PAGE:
Now there’s a question you probably haven’t heard since junior high school! I remember my mother asking that question (in so many words) just after she read my teacher’s note on the back of my report card… “Herby is a smart young man and could really do well if he would just apply himself.” I’ll bet your teacher said something to that effect at some point in your past too. I think we’ve all heard it!
Well, I’m not your mother or your teacher, but I have to ask that question just to make you think about it. Step back and take an honest look at your photos. This isn’t a contest where you have to compete with other photographers, but this is a contest. You are competing with yourself. When you bought your camera, you (quietly) justified the purchase with a promise that you’d take this stuff serious. This was the hobby that wouldn’t end up in the back of the closet.
How you doin? Are you serious enough to turn off the “Auto” functions and take control?
I’d be willing to bet that at some point perhaps years ago, your interest in photography bloomed and now you’ve purchased a camera that has more settings and controls than you understand, and you probably haven’t even seen them all yet. Do I dare ask if you actually got past page 3 of the instruction book? You read photography articles and watch YouTube videos presented by kids who know more about photography than you do. You may have even joined a local camera club and now attend the meetings every month.
But if you are like the majority of photo buffs, you’re kind of stuck in no man’s land; good enough to take decent pictures and get “likes” on Facebook, but not good enough to really use the technology in your camera and on your computer. You may be more dependent on your camera’s automatic settings and someone else’s editing presets than you want to be. You can get past the trial-and-error stage and make good on your promise to yourself, and you know it! So, when is it going to happen?
You are a logical person with a good head on your shoulders. You know you can do this if you found a systematic, practical way to learn the process. But there is more to photography than learning the controls. You must understand the why of photo science, not just the how of the camera buttons. Many people learn the controls of the camera and never understand the key principle in photography… light. Light is the only thing you can control in the photographic process. Until you grasp how light behaves, you’ll never really understand how to capture it properly.
But once you get it, the controls and settings on your camera will make perfect logical sense. Virtually every control on your camera, from lens to shutter, concerns the control and shaping of light. Controlling color is all about controlling light. As a matter of fact, without light, there is no color. The more you know about what makes photography work the better you will become as a photographer.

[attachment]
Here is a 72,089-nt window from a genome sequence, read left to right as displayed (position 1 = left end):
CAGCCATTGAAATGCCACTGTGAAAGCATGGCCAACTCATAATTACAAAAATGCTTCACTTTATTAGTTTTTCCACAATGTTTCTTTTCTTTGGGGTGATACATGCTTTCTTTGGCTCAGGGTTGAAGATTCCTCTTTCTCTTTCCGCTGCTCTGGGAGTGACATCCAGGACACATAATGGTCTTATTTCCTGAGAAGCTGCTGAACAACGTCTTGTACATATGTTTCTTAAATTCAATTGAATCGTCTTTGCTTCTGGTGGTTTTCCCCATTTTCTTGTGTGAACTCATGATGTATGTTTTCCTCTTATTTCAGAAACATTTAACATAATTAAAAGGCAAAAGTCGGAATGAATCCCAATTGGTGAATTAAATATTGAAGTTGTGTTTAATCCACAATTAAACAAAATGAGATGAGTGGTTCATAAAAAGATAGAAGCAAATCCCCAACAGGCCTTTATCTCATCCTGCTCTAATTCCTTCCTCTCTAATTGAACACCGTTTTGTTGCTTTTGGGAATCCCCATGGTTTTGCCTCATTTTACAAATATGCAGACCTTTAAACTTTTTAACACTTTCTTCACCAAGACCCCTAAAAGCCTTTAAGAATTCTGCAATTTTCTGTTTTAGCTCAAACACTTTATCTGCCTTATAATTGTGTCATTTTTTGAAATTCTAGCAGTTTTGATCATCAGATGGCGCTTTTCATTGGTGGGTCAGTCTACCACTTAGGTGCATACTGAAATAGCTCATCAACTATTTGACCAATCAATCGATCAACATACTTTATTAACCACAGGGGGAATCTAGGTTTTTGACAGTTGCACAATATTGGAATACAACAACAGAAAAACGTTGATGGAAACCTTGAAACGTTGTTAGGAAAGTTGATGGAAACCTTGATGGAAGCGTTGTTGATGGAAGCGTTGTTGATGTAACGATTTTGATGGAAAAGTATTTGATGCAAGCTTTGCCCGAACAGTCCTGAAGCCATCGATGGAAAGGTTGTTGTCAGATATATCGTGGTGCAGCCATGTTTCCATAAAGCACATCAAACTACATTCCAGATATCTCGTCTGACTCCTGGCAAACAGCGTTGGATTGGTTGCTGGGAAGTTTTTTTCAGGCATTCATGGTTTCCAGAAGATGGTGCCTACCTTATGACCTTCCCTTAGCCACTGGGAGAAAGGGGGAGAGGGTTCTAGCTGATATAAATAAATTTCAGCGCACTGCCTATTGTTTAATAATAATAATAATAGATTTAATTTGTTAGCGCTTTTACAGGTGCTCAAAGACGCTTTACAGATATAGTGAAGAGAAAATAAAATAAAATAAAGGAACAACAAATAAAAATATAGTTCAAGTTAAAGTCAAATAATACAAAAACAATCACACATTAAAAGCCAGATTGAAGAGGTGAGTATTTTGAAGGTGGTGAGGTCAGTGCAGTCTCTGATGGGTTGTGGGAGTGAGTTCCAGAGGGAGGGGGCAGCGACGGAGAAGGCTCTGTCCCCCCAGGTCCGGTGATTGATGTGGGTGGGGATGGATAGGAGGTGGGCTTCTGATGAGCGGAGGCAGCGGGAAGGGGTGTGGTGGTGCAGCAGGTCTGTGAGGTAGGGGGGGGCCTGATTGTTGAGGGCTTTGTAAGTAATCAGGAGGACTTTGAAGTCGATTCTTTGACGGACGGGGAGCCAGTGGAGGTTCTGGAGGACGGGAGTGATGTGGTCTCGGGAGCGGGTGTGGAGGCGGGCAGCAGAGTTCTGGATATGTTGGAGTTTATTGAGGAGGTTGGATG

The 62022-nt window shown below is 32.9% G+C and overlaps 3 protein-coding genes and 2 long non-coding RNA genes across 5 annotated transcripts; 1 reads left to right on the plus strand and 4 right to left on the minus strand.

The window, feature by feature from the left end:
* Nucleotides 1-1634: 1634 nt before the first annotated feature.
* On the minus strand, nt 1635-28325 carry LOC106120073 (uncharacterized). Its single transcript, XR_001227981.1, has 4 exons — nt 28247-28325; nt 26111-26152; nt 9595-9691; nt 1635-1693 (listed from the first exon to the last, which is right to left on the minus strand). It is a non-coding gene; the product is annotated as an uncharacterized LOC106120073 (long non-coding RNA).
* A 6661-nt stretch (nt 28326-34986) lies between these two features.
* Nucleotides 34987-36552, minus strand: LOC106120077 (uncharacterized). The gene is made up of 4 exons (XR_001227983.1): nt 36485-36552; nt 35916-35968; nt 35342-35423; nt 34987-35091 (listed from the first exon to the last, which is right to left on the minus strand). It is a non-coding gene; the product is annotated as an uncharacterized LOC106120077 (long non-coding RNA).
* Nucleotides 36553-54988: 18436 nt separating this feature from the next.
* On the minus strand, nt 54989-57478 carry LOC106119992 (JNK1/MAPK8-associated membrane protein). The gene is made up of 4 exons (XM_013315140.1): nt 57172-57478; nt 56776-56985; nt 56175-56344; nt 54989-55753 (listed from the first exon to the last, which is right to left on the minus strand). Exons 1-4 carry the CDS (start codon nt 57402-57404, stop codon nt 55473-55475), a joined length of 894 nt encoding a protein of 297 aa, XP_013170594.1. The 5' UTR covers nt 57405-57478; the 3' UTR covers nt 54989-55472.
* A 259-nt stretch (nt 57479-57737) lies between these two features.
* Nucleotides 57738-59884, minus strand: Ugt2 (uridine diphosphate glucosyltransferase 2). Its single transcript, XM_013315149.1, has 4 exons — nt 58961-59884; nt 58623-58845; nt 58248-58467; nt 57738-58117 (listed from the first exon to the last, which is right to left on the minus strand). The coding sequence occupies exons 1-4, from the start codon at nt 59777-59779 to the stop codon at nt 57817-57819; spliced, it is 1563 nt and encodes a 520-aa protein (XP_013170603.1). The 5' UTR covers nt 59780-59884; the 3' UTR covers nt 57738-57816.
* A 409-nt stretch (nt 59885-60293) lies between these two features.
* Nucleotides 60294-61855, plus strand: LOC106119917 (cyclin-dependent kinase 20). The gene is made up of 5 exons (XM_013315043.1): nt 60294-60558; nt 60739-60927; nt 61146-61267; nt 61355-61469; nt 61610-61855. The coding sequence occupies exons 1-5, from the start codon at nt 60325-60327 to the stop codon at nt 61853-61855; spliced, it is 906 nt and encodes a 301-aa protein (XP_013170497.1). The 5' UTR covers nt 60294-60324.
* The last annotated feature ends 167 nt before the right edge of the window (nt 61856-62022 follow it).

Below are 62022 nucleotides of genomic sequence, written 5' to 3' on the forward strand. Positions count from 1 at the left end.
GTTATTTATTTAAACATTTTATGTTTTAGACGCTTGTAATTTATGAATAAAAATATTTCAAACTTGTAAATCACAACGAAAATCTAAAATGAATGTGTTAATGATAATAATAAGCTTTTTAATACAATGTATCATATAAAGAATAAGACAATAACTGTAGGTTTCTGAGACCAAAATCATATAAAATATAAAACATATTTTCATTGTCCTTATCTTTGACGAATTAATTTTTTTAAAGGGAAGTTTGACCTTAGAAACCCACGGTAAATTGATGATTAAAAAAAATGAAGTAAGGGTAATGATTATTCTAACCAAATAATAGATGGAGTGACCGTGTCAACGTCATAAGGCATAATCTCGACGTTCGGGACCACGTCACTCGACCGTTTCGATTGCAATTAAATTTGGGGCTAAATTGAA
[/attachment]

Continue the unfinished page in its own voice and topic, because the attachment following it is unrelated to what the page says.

The Trend. I speak to photography clubs all the time and there is an uncanny similarity to the groups. 1) Most of the members (and visitors) are over 40 years old. 2) Women outnumber men. 3) One quarter of the attendees shoot with their smart phone. 4) One quarter have very expensive DSLRs. 5) There is always one resident Photoshop Diva. 6) Most attendees use Lightroom and some other special post-production software to add personality to their shots (ON1 Photo Raw, Alien Skin Exposure3, Luminar, Topaz, Affinity Photo, etc.).
You can learn a lot about photography from online sources and courses, but this will take a commitment.
1) pick up your camera and shoot something each day. Pick a specific time each day that you can dedicate 15 minutes to the task. Shoot the same subject under the same lighting conditions with various different vantage points and angles. Take notes on how you set your camera up for a specific scene and then examine the results of that effort and learn from what you observe.
2) commit to learn something new about light every day. Learn about the differences in color during different times during the day. Observe how lighting conditions change the contrast and drama of the scene, and how to adapt your settings to capture the light during those periods.
Commitment and personal discipline will deliver results that you (and others) will begin to notice. I bet the “likes” you get on Facebook will start to include personal comments.
That’s the way I sees it. Why not sign up (above right) to get personal notices of future posts. Let’s commit to grow together. Your Mom would be proud.
If you’d like to understand even more of what makes color work, how light behaves, and how easy it is to shape the light in your photographic images, go to http://gottaknowvideos.com and get Bright About Light!